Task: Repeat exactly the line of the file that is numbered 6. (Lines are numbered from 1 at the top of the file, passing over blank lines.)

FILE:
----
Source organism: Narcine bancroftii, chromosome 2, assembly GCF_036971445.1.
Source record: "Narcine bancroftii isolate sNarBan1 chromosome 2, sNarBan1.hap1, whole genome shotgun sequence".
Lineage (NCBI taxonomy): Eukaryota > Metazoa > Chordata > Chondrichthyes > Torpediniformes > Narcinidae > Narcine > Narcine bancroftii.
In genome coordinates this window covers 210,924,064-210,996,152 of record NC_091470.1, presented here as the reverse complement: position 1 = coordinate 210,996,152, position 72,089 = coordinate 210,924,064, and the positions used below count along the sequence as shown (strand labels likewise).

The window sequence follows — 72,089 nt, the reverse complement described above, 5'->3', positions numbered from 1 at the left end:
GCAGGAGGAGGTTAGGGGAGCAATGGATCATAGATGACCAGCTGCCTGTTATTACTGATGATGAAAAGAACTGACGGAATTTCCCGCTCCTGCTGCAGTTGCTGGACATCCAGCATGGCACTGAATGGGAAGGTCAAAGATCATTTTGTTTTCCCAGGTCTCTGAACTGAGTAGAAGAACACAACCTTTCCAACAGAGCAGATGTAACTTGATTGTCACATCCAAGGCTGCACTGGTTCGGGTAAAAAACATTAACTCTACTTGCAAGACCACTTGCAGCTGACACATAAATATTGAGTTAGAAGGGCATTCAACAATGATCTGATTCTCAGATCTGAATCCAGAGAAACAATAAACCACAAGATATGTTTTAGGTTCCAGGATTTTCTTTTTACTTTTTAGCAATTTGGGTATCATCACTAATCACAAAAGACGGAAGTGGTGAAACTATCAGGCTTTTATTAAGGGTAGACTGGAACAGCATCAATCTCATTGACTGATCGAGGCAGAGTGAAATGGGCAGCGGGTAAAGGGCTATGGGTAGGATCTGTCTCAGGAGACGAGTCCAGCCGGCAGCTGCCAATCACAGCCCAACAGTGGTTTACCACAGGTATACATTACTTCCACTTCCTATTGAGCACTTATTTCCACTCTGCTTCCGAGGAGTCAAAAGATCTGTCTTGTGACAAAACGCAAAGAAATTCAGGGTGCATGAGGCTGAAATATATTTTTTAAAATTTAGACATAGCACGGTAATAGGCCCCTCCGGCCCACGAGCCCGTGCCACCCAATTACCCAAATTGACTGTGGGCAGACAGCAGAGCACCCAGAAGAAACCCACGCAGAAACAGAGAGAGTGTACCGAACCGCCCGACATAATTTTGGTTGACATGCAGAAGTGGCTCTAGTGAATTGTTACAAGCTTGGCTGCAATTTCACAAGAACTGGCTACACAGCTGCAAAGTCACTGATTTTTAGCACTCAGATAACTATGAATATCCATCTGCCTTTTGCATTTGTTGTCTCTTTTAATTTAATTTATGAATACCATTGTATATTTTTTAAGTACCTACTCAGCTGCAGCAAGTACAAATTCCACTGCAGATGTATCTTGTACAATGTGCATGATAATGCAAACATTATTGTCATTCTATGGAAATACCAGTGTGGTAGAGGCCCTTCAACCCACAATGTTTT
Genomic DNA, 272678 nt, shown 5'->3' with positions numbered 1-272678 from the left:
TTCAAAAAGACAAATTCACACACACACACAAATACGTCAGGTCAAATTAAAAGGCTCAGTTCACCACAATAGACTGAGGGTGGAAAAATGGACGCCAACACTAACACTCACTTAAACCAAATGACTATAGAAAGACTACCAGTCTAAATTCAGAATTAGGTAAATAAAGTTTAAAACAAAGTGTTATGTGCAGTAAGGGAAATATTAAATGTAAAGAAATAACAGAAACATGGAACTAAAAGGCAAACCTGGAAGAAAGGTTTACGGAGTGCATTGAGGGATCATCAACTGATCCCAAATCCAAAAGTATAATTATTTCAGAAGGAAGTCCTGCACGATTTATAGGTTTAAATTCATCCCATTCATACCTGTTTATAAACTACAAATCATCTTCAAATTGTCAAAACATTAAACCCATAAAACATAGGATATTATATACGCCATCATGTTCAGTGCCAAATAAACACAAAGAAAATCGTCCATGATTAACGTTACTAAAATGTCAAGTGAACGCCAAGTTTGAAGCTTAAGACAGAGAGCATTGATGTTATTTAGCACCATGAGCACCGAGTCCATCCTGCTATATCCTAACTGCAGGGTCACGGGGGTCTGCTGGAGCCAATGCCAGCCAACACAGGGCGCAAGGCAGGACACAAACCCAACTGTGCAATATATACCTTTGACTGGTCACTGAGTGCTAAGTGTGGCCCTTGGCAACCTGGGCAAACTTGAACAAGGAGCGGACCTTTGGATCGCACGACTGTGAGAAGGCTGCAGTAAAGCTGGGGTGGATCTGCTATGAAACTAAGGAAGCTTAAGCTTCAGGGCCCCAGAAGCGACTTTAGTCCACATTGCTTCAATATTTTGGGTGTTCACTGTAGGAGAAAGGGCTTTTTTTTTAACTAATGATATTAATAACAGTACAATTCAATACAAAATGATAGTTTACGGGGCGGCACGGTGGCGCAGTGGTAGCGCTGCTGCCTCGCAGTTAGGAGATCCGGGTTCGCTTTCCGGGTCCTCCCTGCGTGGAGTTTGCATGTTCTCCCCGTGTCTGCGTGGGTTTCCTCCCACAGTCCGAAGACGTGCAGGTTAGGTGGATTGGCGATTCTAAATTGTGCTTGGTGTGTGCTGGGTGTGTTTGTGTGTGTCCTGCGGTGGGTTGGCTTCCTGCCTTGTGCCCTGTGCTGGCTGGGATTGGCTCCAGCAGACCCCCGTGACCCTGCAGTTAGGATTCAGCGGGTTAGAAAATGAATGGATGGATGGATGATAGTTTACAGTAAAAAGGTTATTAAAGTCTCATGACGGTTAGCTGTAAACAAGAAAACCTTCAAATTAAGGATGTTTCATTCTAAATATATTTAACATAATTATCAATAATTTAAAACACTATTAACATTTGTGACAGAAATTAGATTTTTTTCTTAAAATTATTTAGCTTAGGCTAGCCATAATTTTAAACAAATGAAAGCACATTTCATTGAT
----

GCAGGAGGAGGTTAGGGGAGCAATGGATCATAGATGACCAGCTGCCTGTTATTACTGATGATGAAAAGAACTGACGGAATTTCCCGCTCCTGCTGCAGTTGCTGGACATCCAGCATGGCACTGAATGGGAAGGTCAAAGATCATTTTGTTTTCCCAGGTCTCTGAACTGAGTAGAAGAACACAACCTTTCCAACAGAGCAGATGTAACTTGATTGTCACATCCAAGGCTGCACTGGTTCGGGTAAAAAACATTAACTCTACTTGCAAGACCACTTGCAGCTGACACATAAATATTGAGTTAGAAGGGCATTCAACAATGATCTGATTCTCAGATCTGAATCCAGAGAAACAATAAACCACAAGATATGTTTTAGGTTCCAGGATTTTCTTTTTACTTTTTAGCAATTTGGGTATCATCACTAATCACAAAAGACGGAAGTGGTGAAACTATCAGGCTTTTATTAAGGGTAGACTGGAACAGCATCAATCTCATTGACTGATCGAGGCAGAGTGAAATGGGCAGCGGGTAAAGGGCTATGGGTAGGATCTGTCTCAGGAGACGAGTCCAGCCGGCAGCTGCCAATCACAGCCCAACAGTGGTTTACCACAGGTATACATTACTTCCACTTCCTATTGAGCACTTATTTCCACTCTGCTTCCGAGGAGTCAAAAGATCTGTCTTGTGACAAAACGCAAAGAAATTCAGGGTGCATGAGGCTGAAATATATTTTTTAAAATTTAGACATAGCACGGTAATAGGCCCCTCCGGCCCACGAGCCCGTGCCACCCAATTACCCAAATTGACTGTGGGCAGACAGCAGAGCACCCAGAAGAAACCCACGCAGAAACAGAGAGAGTGTACCGAACCGCCCGACATAATTTTGGTTGACATGCAGAAGTGGCTCTAGTGAATTGTTACAAGCTTGGCTGCAATTTCACAAGAACTGGCTACACAGCTGCAAAGTCACTGATTTTTAGCACTCAGATAACTATGAATATCCATCTGCCTTTTGCATTTGTTGTCTCTTTTAATTTAATTTATGAATACCATTGTATATTTTTTAAGTACCTACTCAGCTGCAGCAAGTACAAATTCCACTGCAGATGTATCTTGTACAATGTGCATGATAATGCAAACATTATTGTCATTCTATGGAAATACCAGTGTGGTAGAGGCCCTTCAACCCACAATGTTTT